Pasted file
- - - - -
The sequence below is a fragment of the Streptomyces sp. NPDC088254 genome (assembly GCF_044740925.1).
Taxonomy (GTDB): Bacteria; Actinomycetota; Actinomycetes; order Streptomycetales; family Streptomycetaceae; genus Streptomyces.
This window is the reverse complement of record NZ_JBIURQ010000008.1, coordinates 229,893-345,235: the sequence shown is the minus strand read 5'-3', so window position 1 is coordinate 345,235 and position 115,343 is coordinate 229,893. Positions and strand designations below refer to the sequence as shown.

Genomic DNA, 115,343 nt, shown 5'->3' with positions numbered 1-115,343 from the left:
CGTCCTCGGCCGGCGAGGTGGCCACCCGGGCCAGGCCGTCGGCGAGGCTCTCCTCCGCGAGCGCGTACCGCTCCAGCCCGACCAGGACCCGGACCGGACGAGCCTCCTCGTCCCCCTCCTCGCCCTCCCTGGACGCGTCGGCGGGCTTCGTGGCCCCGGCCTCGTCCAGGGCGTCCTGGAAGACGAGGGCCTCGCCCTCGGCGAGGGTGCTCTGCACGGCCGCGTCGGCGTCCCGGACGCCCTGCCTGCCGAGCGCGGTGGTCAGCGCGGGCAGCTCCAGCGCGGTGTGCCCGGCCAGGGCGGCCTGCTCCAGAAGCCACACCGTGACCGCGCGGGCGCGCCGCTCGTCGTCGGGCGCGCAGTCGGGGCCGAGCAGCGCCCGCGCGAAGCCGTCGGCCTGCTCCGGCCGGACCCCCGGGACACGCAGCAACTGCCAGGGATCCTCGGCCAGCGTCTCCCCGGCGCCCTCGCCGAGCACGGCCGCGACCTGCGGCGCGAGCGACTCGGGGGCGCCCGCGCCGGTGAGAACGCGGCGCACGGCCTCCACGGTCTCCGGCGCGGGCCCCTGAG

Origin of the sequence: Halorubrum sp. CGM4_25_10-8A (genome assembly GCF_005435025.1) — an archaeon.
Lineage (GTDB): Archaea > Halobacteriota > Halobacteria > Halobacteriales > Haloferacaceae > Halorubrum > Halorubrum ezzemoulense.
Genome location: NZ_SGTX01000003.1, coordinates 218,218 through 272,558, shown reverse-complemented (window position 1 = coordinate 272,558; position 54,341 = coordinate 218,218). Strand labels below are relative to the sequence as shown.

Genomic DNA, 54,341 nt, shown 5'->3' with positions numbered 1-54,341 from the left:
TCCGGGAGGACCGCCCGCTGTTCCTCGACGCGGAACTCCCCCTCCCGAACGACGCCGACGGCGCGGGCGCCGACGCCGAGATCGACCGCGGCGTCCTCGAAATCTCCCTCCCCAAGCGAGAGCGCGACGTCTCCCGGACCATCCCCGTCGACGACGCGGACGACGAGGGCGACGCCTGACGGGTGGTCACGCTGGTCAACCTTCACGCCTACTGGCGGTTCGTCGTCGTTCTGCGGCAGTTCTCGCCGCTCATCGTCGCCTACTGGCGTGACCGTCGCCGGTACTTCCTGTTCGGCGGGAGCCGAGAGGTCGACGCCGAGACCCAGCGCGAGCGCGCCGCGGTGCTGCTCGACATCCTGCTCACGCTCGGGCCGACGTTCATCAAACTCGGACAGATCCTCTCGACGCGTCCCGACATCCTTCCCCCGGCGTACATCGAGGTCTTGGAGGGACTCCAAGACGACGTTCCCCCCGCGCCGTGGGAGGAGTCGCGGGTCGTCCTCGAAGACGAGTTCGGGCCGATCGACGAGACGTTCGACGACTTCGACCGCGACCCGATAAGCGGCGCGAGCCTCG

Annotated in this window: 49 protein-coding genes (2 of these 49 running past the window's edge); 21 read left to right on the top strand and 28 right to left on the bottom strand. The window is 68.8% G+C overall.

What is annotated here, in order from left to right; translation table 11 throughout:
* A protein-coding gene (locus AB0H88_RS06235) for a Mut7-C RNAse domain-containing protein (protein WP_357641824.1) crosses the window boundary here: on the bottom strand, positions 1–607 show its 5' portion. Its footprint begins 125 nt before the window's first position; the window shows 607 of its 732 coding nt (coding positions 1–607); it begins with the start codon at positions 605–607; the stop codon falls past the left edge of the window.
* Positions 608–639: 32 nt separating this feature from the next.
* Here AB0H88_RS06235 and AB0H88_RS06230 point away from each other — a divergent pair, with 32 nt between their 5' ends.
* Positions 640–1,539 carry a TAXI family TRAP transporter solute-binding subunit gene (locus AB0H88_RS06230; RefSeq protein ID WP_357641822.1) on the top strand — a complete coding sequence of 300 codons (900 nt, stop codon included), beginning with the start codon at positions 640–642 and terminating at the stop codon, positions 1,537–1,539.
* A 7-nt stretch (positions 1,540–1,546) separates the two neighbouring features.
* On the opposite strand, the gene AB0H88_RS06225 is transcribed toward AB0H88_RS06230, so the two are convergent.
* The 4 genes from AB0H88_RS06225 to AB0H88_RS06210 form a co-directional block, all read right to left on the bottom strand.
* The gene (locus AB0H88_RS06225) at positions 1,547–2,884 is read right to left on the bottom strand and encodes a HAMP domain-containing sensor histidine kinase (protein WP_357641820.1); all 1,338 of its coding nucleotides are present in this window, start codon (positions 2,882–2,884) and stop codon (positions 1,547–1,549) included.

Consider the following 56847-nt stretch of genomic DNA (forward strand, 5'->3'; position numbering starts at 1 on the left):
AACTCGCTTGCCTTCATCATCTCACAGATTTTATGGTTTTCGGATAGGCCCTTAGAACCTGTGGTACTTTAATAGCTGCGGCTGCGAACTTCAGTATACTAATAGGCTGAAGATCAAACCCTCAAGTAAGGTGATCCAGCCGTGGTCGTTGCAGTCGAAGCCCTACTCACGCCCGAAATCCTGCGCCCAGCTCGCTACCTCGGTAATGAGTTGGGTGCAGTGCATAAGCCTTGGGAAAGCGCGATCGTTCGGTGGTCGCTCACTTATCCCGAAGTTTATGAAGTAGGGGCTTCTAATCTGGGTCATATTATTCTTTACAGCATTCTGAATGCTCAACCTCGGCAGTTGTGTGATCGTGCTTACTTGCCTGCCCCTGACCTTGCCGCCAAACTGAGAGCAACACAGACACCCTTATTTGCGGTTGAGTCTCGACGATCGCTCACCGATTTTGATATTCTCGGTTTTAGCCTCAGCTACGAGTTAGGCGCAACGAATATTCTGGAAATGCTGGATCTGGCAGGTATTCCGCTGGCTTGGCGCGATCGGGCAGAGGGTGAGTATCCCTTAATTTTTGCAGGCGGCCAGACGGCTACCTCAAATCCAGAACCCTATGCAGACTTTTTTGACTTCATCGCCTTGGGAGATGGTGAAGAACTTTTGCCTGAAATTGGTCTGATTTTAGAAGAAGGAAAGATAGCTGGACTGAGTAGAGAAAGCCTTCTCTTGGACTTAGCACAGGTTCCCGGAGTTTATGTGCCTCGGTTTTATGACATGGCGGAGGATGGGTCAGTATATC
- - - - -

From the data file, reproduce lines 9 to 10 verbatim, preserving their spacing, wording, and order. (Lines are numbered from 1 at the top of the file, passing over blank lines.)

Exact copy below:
Genomic DNA, 54,341 nt, shown 5'->3' with positions numbered 1-54,341 from the left:
TCCGGGAGGACCGCCCGCTGTTCCTCGACGCGGAACTCCCCCTCCCGAACGACGCCGACGGCGCGGGCGCCGACGCCGAGATCGACCGCGGCGTCCTCGAAATCTCCCTCCCCAAGCGAGAGCGCGACGTCTCCCGGACCATCCCCGTCGACGACGCGGACGACGAGGGCGACGCCTGACGGGTGGTCACGCTGGTCAACCTTCACGCCTACTGGCGGTTCGTCGTCGTTCTGCGGCAGTTCTCGCCGCTCATCGTCGCCTACTGGCGTGACCGTCGCCGGTACTTCCTGTTCGGCGGGAGCCGAGAGGTCGACGCCGAGACCCAGCGCGAGCGCGCCGCGGTGCTGCTCGACATCCTGCTCACGCTCGGGCCGACGTTCATCAAACTCGGACAGATCCTCTCGACGCGTCCCGACATCCTTCCCCCGGCGTACATCGAGGTCTTGGAGGGACTCCAAGACGACGTTCCCCCCGCGCCGTGGGAGGAGTCGCGGGTCGTCCTCGAAGACGAGTTCGGGCCGATCGACGAGACGTTCGACGACTTCGACCGCGACCCGATAAGCGGCGCGAGCCTCG